Increasingly, the formula for rising student achievement incorporates a four core principles – a commitment to high academic standards for all students, greater access to advanced curricula, data-driven accountability to ensure students are learning a year’s worth of knowledge in a year’s time, incentives and rewards for great teaching - especially for those who tackle our toughest challenges, and choices for parents and students.
While these first four reforms can transform a school system over time, the fifth – school choice – can change the course of a life instantly. A voucher means students can escape a failing system before it fails them. Students who are being left behind in a bloated bureaucracy have a chance to catch up and even excel in an environment that is designed to meet their individual needs.
Knowing this, how can we fail to act? How can we abandon another generation of minority students in a system we know is not working?
The solution is simple: provide a federally-funded scholarship for any student in a government-assigned school that is failing to prepare them for the next grade and beyond. Call it a grant, call it a scholarship, call it a voucher, call it whatever you want. In reality, it is a ticket to opportunity and financial independence.
While states should remain responsible for managing their own public school system, it is in the national interest to ensure these schools are preparing their students to succeed in the increasingly competitive global market. Rather than nationalize public schools with a one-size-fits-all set of standards and curricula, the Federal government should provide parents with the financial ability to choose an alternative to a state system that is failing their children.
A federal scholarship for students in failing public schools would spark a national movement of reform that will raise the quality of education in public schools across America. Our experience in Florida proves it.
Just ten years ago, Florida schools were failing and our students routinely scored at the bottom in the nation on standardized tests. As part of a major overhaul of our school system, we created Opportunity Scholarships to allow students to escape chronically failing schools. When all students had choices, all schools got better.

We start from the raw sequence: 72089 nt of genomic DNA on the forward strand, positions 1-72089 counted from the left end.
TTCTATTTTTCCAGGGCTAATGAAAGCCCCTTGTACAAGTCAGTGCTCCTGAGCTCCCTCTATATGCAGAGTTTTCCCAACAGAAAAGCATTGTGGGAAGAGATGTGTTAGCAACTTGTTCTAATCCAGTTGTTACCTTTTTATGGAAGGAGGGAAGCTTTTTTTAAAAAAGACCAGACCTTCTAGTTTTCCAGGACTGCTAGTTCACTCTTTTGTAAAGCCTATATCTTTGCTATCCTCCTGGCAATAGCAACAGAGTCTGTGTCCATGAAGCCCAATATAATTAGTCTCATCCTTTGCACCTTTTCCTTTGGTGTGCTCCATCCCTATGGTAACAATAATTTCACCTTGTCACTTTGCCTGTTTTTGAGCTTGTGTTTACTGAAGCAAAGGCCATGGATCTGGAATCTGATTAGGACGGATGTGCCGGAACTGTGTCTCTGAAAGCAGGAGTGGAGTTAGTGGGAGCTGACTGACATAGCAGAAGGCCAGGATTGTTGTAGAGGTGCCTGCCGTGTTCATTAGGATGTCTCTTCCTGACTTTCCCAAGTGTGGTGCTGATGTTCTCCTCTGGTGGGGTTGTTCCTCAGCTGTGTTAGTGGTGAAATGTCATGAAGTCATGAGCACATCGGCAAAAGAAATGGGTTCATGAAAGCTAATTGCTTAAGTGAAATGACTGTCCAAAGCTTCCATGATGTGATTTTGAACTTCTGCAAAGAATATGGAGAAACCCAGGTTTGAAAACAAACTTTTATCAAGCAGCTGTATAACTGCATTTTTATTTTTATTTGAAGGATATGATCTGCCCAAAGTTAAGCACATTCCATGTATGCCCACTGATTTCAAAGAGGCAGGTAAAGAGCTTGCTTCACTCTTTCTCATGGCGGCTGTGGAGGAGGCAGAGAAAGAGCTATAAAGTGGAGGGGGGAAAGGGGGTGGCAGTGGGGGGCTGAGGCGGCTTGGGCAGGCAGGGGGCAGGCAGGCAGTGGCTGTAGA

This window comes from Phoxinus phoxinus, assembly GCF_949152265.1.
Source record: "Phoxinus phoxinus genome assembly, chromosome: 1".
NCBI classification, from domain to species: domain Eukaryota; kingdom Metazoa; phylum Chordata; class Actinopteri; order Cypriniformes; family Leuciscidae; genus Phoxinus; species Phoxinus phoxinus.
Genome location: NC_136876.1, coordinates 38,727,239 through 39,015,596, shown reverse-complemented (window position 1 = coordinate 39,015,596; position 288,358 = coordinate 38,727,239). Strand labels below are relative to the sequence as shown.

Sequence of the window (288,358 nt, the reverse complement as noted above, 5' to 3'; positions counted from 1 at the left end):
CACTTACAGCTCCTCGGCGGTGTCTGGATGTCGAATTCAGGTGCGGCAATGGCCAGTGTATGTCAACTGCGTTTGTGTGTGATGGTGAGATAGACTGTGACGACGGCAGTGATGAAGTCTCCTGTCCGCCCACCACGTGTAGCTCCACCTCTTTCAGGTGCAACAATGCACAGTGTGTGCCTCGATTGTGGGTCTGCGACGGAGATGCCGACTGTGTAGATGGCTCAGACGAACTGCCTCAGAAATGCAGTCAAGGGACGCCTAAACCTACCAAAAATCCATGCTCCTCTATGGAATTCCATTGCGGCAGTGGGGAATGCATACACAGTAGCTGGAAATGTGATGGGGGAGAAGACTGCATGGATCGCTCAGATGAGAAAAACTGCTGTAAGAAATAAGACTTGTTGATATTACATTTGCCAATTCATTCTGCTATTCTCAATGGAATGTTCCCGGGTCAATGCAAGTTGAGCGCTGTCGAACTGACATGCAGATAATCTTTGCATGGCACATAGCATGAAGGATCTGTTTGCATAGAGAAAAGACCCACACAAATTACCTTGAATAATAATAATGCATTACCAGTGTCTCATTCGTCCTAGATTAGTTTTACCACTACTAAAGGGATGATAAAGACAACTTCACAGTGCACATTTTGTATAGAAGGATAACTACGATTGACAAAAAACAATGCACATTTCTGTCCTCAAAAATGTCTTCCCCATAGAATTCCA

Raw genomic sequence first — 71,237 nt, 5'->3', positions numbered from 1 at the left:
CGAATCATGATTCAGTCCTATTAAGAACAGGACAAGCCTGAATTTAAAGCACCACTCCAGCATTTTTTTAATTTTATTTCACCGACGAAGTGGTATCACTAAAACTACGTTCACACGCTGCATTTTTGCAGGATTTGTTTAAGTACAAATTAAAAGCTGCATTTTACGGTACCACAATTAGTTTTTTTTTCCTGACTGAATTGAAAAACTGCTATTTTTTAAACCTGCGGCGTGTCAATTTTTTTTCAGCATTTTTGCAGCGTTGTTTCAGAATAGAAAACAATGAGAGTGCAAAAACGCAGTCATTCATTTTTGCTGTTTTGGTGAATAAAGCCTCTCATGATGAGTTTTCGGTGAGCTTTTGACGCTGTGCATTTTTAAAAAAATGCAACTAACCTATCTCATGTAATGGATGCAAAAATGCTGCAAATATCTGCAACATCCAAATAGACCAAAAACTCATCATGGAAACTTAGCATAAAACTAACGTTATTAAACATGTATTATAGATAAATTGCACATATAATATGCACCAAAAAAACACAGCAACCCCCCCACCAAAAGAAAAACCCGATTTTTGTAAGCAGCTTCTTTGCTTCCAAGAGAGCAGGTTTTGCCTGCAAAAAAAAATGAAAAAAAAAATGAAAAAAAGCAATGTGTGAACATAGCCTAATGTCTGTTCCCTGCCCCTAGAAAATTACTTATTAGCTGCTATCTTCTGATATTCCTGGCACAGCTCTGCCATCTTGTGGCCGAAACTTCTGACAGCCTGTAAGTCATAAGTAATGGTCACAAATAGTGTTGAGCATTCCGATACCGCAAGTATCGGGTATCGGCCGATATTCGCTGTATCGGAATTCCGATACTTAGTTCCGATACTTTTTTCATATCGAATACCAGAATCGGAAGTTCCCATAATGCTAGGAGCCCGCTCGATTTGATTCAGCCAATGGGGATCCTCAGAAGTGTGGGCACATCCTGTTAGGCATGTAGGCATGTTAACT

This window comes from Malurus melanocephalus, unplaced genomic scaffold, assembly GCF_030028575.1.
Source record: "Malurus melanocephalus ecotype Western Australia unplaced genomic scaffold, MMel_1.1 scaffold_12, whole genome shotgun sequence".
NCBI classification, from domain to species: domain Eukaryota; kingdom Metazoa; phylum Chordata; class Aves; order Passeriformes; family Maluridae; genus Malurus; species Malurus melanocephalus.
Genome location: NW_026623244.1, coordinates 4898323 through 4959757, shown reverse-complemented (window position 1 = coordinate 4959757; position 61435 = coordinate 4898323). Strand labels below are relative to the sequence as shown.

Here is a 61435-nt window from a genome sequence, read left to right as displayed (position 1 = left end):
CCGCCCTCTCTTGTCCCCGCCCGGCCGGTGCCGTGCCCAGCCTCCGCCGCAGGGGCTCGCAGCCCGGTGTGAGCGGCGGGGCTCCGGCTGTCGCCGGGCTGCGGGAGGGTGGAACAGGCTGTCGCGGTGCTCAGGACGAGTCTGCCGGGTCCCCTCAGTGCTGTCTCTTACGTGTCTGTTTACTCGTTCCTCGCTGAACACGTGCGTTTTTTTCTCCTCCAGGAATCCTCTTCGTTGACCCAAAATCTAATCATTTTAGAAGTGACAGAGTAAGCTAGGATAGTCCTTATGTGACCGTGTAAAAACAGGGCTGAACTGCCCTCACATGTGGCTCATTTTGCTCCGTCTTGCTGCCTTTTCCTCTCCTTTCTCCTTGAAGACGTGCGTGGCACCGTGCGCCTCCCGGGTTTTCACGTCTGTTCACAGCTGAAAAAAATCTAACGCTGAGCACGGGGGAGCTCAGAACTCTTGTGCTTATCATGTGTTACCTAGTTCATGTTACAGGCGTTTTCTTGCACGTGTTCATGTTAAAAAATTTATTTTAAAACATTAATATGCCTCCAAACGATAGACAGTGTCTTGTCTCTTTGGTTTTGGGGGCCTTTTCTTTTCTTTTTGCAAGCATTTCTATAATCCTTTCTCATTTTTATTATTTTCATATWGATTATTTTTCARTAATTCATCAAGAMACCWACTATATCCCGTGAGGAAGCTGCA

Unfortunately, the Florida Supreme Court ruled Opportunity Scholarships unconstitutional because private education was different than public education.
Under their tortured logic, it is better to send money and kids to a bad public school than to a good private one.
While education reform is successfully closing the achievement gap in Florida, much more needs to be done. The President and Congress have the power to transform the quality of education in our country simply by offering poor students a choice in their school.
Imagine if the Federal government had invested just 1 percent of the $787 billion stimulus bill to fund scholarships for students in high-poverty, low-achieving schools. That bold investment would provide economic returns for the long-term, not the least of which would be closing the achievement gap.
America will only achieve racial equality when we provide children in poor families, many of them minorities, with the same opportunity for a quality education as children from middle income and affluent families. Our elected leaders have the power to transform young lives and to provide a path to prosperity. That is my hope for the current and future leadership of our nation.